What mapping really means.
Reviewed By Annie Finnegan
June 27, 2000 -- Since the announcement of the rough draft of the human genome, the metaphors describing the special accomplishment have been nearly as plentiful as genes yet unmapped: Lewis and Clark, man-on-the-moon, the book of life, just plain phenomenal.
As accomplishments go, all that hyperbole may fall short. But in the meantime, there's still work to be done to truly realize all the bounty of the mapping of the human genome.
Stephen T. Warren, PhD, professor of human genetics at Emory University School of Medicine in Atlanta, tells WebMD there's "still a substantial effort that needs to be carried out, so I think the important thing people need to realize, it was a lot of work to get the sequence, but that alone isn't going to tell us much until we do another huge amount of work."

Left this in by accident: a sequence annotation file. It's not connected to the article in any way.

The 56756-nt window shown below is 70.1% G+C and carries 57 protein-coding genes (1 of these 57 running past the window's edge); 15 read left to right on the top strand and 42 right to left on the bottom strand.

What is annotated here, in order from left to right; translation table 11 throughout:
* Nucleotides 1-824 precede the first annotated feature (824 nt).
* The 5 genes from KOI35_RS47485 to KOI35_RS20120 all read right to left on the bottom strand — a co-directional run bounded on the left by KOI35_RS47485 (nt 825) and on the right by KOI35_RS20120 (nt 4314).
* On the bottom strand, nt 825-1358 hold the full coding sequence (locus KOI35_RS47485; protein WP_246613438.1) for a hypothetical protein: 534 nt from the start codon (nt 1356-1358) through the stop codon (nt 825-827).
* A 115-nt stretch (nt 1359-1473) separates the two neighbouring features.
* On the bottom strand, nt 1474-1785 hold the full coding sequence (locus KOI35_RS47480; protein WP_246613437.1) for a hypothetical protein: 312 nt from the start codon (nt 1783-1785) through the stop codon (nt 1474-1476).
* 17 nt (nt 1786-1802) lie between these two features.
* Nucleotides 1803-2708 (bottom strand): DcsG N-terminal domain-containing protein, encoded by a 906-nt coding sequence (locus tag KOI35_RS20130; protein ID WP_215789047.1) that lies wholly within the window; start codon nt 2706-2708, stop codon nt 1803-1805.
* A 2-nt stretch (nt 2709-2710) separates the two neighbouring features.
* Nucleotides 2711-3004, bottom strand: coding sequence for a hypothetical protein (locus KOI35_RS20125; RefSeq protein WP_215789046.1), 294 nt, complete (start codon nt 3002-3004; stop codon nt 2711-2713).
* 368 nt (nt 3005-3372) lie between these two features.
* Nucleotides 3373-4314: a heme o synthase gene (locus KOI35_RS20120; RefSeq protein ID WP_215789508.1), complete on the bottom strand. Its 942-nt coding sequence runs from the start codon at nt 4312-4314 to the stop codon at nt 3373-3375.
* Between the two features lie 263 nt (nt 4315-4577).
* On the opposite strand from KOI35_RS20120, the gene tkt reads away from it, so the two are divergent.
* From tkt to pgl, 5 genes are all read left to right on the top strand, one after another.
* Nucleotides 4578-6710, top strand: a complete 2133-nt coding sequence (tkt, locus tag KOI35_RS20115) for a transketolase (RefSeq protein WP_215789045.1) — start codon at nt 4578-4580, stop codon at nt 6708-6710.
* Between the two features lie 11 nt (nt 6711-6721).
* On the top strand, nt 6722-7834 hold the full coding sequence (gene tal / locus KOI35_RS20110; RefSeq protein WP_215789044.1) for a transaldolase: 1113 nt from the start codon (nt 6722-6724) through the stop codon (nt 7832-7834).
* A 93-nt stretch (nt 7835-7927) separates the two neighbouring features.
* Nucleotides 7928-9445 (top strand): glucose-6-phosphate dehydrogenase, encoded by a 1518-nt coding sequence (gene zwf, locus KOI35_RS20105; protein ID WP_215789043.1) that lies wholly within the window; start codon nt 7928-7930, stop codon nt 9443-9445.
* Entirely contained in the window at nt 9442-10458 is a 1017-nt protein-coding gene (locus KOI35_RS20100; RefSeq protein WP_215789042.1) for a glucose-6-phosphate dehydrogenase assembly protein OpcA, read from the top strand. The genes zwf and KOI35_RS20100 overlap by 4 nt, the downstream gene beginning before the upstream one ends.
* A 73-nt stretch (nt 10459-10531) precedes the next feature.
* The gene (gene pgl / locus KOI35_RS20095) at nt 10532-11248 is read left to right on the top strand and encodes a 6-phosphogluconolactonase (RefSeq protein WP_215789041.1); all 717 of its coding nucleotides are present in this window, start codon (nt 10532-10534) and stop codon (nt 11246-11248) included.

By 2003, the Human Genome Project aims to map the entire human genome to almost 100% accuracy. The private company that has also mapped the genome, Celera Genomics, already claims to have mapped 99% of the genome.
Craig Venter, president of Celera, says the next step in the project is the "interpretation phase" where we "discover what it all means."
Part of that discovery will involve cataloguing substances that help determine differences in people. Those differences may lead to some of the earliest benefits from the current "rough draft" of the genome.